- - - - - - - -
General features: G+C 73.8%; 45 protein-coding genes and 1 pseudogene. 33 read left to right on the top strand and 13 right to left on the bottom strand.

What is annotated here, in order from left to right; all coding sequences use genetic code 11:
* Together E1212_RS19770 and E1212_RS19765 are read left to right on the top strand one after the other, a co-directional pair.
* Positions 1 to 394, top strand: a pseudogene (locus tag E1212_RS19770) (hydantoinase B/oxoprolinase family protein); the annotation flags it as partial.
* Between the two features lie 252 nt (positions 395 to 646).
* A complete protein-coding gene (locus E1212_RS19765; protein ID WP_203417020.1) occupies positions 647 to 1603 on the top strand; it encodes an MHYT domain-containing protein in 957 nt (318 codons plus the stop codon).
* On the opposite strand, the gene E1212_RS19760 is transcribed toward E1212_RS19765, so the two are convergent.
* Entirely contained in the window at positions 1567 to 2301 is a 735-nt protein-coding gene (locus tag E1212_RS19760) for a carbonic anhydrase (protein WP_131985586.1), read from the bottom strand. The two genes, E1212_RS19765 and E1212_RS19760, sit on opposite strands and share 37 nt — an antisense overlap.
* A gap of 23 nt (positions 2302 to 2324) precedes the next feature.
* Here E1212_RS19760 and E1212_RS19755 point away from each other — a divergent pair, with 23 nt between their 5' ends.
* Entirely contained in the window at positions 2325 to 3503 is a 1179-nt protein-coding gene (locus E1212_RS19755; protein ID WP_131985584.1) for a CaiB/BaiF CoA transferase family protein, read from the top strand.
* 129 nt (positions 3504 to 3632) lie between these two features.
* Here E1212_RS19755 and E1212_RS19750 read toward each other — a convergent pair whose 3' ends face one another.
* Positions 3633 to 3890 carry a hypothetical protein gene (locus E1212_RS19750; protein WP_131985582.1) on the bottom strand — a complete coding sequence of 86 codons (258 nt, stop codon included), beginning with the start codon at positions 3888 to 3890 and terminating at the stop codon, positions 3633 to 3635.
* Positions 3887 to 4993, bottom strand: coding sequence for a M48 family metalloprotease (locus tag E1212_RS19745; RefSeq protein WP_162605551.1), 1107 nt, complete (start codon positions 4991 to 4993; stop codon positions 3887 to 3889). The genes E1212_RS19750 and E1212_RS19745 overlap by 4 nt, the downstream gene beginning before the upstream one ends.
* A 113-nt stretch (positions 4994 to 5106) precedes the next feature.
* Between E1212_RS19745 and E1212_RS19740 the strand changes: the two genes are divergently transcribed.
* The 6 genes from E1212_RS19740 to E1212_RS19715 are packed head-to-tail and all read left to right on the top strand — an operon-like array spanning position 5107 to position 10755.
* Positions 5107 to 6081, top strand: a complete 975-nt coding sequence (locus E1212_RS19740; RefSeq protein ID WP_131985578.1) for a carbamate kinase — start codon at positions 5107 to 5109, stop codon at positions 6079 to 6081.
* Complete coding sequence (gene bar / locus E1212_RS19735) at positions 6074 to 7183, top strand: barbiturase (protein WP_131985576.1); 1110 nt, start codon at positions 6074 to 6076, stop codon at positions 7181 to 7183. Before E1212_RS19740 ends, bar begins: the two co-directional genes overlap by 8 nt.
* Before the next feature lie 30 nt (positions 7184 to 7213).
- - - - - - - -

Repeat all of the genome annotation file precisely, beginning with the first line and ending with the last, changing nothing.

General features: G+C 73.8%; 45 protein-coding genes and 1 pseudogene. 33 read left to right on the top strand and 13 right to left on the bottom strand.

What is annotated here, in order from left to right; all coding sequences use genetic code 11:
* Together E1212_RS19770 and E1212_RS19765 are read left to right on the top strand one after the other, a co-directional pair.
* Positions 1 to 394, top strand: a pseudogene (locus tag E1212_RS19770) (hydantoinase B/oxoprolinase family protein); the annotation flags it as partial.
* Between the two features lie 252 nt (positions 395 to 646).
* A complete protein-coding gene (locus E1212_RS19765; protein ID WP_203417020.1) occupies positions 647 to 1603 on the top strand; it encodes an MHYT domain-containing protein in 957 nt (318 codons plus the stop codon).
* On the opposite strand, the gene E1212_RS19760 is transcribed toward E1212_RS19765, so the two are convergent.
* Entirely contained in the window at positions 1567 to 2301 is a 735-nt protein-coding gene (locus tag E1212_RS19760) for a carbonic anhydrase (protein WP_131985586.1), read from the bottom strand. The two genes, E1212_RS19765 and E1212_RS19760, sit on opposite strands and share 37 nt — an antisense overlap.
* A gap of 23 nt (positions 2302 to 2324) precedes the next feature.
* Here E1212_RS19760 and E1212_RS19755 point away from each other — a divergent pair, with 23 nt between their 5' ends.
* Entirely contained in the window at positions 2325 to 3503 is a 1179-nt protein-coding gene (locus E1212_RS19755; protein ID WP_131985584.1) for a CaiB/BaiF CoA transferase family protein, read from the top strand.
* 129 nt (positions 3504 to 3632) lie between these two features.
* Here E1212_RS19755 and E1212_RS19750 read toward each other — a convergent pair whose 3' ends face one another.
* Positions 3633 to 3890 carry a hypothetical protein gene (locus E1212_RS19750; protein WP_131985582.1) on the bottom strand — a complete coding sequence of 86 codons (258 nt, stop codon included), beginning with the start codon at positions 3888 to 3890 and terminating at the stop codon, positions 3633 to 3635.
* Positions 3887 to 4993, bottom strand: coding sequence for a M48 family metalloprotease (locus tag E1212_RS19745; RefSeq protein WP_162605551.1), 1107 nt, complete (start codon positions 4991 to 4993; stop codon positions 3887 to 3889). The genes E1212_RS19750 and E1212_RS19745 overlap by 4 nt, the downstream gene beginning before the upstream one ends.
* A 113-nt stretch (positions 4994 to 5106) precedes the next feature.
* Between E1212_RS19745 and E1212_RS19740 the strand changes: the two genes are divergently transcribed.
* The 6 genes from E1212_RS19740 to E1212_RS19715 are packed head-to-tail and all read left to right on the top strand — an operon-like array spanning position 5107 to position 10755.
* Positions 5107 to 6081, top strand: a complete 975-nt coding sequence (locus E1212_RS19740; RefSeq protein ID WP_131985578.1) for a carbamate kinase — start codon at positions 5107 to 5109, stop codon at positions 6079 to 6081.
* Complete coding sequence (gene bar / locus E1212_RS19735) at positions 6074 to 7183, top strand: barbiturase (protein WP_131985576.1); 1110 nt, start codon at positions 6074 to 6076, stop codon at positions 7181 to 7183. Before E1212_RS19740 ends, bar begins: the two co-directional genes overlap by 8 nt.
* Before the next feature lie 30 nt (positions 7184 to 7213).